It seems as though we live in a nation where, by and large, individuals prefer prescription drugs to their natural alternatives. As I learned from Dr. Sanjay Gupta on Katie, there are more fatalities as a result of prescription drug misuse than from car accidents. I think that’s reason enough to at least explore other possibilities.
Fortunately, many progressive medical practitioners are moving away from exclusive use of pharmaceuticals and are introducing natural options. Now, there is a time and a place for prescription drugs, so be sure to consult your physician before altering your prescription drug regime.
As a Certified Health Counselor, I have worked with many clients to address some common ailments with holistic-focused treatment. Here are a few successful approaches:
Slippery Elm lozenges are a great option for those suffering from acid-reflux. They coat the throat and stomach and are full of antioxidants that relieve intestinal inflammation. They also do so without the side effects of their pharmaceutical counterparts.
Prescription sleep aides come with a host of potential side effects such as: changes in behavior, hallucinations, and/or headaches. Instead, arm yourself with an arsenal of sleep-friendly foods. Before bed, try eating your choice of bananas, figs, turkey, milk, whole grain crackers, or yogurt. These foods are high in tryptophan, which promotes sleep. Wash it all down with a soothing cup of chamomile tea. Also if you are so inclined try a little evening stress-relief yoga. These methods will help relax your body into a peaceful slumber.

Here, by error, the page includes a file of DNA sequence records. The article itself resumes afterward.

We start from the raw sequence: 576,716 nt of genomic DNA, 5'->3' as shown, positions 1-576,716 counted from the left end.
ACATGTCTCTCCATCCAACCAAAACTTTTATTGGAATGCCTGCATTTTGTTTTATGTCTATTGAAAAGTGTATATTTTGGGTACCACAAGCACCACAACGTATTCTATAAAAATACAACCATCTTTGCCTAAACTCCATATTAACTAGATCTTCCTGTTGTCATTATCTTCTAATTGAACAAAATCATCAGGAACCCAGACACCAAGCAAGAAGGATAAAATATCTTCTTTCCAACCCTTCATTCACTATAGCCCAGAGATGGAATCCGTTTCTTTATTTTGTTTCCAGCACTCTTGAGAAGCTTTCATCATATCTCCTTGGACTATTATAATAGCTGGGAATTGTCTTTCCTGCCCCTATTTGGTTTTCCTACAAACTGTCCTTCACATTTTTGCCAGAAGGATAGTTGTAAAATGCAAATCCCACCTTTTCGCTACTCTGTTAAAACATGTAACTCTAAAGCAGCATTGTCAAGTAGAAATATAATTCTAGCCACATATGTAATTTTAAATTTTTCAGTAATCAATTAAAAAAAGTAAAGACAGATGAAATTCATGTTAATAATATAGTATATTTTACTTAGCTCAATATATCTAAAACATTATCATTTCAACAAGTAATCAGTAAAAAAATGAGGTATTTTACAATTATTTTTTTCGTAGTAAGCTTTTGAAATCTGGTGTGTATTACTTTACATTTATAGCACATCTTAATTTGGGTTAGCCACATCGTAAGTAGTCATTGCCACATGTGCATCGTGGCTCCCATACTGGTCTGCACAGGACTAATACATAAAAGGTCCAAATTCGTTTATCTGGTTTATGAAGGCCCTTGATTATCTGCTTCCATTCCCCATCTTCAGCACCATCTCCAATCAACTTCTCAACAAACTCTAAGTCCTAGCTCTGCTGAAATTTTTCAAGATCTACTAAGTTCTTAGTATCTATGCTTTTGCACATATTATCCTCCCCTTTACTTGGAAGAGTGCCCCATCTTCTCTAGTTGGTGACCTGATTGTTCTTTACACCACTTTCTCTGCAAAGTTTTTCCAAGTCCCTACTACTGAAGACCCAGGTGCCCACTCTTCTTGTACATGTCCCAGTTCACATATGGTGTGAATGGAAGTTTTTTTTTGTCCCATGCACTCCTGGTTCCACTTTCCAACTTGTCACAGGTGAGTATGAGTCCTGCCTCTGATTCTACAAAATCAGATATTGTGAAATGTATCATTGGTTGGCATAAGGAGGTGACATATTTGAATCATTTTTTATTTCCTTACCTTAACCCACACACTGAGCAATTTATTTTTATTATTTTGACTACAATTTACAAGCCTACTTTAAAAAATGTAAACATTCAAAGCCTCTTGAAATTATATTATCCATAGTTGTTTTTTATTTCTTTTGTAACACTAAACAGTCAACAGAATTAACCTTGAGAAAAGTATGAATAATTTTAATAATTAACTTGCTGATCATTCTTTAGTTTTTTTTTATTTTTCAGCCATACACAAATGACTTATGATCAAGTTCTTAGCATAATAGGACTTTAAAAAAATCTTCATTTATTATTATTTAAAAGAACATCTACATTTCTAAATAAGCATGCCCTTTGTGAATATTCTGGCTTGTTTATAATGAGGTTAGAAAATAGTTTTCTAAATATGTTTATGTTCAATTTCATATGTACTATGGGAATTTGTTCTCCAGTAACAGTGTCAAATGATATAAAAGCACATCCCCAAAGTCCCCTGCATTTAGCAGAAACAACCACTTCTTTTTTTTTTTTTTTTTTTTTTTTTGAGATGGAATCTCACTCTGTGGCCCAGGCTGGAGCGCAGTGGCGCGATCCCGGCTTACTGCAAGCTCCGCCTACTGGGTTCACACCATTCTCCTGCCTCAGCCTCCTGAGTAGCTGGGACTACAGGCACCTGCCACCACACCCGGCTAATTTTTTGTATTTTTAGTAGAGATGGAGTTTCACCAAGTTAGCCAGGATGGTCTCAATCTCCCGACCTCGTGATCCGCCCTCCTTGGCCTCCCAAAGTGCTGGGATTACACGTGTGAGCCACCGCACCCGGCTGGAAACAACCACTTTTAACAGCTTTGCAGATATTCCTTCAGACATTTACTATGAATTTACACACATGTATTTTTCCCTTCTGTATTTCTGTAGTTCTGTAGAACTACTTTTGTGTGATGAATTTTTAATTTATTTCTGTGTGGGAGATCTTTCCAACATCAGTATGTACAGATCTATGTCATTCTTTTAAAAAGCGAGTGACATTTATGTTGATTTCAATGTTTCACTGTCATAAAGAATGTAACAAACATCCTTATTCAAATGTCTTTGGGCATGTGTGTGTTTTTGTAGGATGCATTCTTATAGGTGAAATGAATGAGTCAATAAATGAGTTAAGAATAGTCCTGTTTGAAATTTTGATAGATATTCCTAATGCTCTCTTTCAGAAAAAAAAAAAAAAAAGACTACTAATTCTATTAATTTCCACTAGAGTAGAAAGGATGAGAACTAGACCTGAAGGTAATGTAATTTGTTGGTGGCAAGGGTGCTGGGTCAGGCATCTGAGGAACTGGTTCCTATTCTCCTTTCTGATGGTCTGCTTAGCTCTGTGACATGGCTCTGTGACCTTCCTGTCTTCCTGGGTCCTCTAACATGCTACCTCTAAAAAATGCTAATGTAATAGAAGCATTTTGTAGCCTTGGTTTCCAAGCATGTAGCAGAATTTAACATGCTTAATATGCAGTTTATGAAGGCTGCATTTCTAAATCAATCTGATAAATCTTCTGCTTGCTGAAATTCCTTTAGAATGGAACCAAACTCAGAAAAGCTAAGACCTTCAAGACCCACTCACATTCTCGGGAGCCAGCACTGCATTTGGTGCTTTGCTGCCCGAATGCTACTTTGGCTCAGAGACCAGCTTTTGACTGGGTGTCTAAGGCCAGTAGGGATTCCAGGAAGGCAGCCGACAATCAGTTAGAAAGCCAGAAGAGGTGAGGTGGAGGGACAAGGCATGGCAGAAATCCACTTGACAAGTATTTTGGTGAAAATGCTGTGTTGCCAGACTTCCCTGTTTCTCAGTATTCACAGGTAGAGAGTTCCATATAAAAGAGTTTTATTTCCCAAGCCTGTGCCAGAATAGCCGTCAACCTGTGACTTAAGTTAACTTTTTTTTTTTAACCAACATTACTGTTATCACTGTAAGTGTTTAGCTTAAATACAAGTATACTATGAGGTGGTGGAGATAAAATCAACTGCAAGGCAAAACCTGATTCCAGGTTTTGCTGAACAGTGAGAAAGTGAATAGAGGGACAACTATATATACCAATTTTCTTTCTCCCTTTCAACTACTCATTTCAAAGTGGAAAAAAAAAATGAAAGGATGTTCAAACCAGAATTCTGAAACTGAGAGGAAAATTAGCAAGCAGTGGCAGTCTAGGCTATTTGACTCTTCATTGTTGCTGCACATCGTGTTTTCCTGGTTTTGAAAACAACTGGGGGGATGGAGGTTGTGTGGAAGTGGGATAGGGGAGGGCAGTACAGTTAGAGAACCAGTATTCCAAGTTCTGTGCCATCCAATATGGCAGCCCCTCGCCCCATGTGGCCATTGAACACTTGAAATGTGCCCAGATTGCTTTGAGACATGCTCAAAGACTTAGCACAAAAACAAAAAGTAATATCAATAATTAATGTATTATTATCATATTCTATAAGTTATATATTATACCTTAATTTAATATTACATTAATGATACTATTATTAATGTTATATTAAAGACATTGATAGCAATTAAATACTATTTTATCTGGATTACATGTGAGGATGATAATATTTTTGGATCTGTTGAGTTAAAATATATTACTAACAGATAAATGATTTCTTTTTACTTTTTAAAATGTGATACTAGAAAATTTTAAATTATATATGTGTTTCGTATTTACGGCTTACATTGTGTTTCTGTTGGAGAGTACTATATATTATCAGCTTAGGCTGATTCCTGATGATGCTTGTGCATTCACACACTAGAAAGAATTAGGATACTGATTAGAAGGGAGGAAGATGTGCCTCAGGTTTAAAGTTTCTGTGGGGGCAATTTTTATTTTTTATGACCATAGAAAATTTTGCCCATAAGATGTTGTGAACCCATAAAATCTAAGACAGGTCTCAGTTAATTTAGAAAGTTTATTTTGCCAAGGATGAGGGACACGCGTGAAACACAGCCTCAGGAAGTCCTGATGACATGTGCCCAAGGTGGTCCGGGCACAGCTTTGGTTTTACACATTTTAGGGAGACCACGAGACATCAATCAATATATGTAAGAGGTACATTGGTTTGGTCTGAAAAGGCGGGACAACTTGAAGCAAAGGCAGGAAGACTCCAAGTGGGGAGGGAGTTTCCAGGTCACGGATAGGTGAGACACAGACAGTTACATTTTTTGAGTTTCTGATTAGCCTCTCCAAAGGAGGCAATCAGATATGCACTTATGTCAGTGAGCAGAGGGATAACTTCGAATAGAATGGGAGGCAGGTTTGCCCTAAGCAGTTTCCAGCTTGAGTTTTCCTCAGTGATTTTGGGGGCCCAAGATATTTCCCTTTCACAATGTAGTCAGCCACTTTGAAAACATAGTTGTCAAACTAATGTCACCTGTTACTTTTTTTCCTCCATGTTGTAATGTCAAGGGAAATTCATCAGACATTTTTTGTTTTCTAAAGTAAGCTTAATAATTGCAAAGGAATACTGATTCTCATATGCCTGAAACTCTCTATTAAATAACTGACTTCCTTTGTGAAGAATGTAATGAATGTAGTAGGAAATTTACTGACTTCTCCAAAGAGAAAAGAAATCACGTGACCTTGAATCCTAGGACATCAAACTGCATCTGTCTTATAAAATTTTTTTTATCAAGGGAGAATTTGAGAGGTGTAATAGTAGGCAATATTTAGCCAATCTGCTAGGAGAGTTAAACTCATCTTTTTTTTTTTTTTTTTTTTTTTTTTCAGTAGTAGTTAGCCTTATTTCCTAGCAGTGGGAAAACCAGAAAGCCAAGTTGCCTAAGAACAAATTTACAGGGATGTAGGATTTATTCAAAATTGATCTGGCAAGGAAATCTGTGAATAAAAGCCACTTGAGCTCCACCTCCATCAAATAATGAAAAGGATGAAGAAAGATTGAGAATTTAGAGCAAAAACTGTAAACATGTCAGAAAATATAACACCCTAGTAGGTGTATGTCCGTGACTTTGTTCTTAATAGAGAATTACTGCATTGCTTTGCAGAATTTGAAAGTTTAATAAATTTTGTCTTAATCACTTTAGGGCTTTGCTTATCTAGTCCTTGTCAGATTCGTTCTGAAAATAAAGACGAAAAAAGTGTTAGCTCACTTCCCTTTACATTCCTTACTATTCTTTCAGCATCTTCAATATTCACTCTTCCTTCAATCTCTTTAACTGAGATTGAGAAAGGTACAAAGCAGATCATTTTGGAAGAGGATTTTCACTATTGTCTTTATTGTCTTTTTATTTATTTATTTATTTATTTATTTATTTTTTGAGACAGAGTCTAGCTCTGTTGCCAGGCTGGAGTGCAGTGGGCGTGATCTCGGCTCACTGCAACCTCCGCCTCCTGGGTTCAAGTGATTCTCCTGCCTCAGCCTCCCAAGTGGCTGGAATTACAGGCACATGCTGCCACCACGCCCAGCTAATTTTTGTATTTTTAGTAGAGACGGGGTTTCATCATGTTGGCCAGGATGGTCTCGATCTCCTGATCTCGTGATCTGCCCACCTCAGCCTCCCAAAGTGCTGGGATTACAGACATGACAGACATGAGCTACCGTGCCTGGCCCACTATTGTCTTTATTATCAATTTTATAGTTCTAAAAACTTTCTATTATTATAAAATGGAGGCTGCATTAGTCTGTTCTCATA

Even dark chocolate (yes, you read that right) has been proven to be heart healthy.
A good alternative to manage cholesterol levels is red yeast rice. It has long been utilized in China and Japan as a remedy for digestive ailments but in recent years, it has also been discovered to reduce overall blood cholesterol levels. Introducing healthy fats (omega-3 fatty acids) found in salmon, walnuts and flax seeds can additionally strengthen your cardiovascular system. Even dark chocolate (yes, you read that right) has been proven to be heart healthy. A fantastic resource for ways to use food as medicine is, Food and Healing by Annemarie Colbin. It will change your relationship with food and empower you to eat for wellness.
On Katie, Dr. Gupta discussed pain medications and the dangers that can come from mixing them with alcohol and other prescriptions. In addition to their overuse, pain medications are also highly addictive. Obviously, no one wants to be in pain or see anyone in pain, but the tricky part about pain medication is that they only mask symptoms and are not treating the underlying root cause. Pain is our body’s way of communicating that something is not operating appropriately. Now I am not suggesting that you need to completely forego pain management, but there are alternatives. Today, many people turn to acupuncture, which has long been used in Eastern Medicine to manage pain symptoms.
So whether it’s herbs, vitamins, food, acupuncture or yoga, you can see there are many natural approaches to healing. Now break off a piece of dark chocolate, brew a cup of chamomile tea, and smile knowing that you are in charge of your health.